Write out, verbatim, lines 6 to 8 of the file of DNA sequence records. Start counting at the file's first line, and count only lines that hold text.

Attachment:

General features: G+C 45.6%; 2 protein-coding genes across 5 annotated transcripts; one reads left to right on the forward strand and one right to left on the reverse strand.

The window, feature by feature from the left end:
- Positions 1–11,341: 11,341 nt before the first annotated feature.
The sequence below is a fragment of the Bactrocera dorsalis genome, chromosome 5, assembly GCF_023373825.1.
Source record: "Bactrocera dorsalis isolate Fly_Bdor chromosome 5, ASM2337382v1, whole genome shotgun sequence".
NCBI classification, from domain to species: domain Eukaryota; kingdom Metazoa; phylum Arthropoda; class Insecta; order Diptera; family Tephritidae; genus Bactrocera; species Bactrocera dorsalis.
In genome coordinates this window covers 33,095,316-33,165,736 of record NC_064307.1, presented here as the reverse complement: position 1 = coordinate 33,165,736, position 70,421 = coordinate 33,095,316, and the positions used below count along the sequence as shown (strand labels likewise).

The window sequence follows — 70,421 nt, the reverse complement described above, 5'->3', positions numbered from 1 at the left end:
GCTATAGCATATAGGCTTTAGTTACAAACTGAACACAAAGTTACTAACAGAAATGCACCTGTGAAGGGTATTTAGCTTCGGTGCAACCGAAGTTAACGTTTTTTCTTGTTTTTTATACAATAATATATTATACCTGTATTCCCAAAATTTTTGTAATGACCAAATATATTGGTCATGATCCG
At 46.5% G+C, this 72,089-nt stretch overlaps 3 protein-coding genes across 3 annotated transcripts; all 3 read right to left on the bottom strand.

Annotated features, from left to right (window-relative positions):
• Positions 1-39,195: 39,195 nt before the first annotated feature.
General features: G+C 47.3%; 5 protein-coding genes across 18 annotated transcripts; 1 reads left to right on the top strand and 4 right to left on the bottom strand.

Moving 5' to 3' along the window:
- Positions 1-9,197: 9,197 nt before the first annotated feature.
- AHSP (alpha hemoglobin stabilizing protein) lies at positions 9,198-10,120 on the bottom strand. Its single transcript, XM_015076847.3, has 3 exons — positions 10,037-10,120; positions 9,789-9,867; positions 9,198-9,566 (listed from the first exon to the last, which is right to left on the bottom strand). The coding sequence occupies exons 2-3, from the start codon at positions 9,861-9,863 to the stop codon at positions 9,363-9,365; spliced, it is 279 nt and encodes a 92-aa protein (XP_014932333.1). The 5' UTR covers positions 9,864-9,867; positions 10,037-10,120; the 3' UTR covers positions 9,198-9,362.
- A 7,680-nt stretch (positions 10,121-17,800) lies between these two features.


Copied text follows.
NCBI classification, from domain to species: domain Eukaryota; kingdom Metazoa; phylum Arthropoda; class Insecta; order Diptera; family Tephritidae; genus Bactrocera; species Bactrocera dorsalis.
In genome coordinates this window covers 33,095,316-33,165,736 of record NC_064307.1, presented here as the reverse complement: position 1 = coordinate 33,165,736, position 70,421 = coordinate 33,095,316, and the positions used below count along the sequence as shown (strand labels likewise).

The window sequence follows — 70,421 nt, the reverse complement described above, 5'->3', positions numbered from 1 at the left end: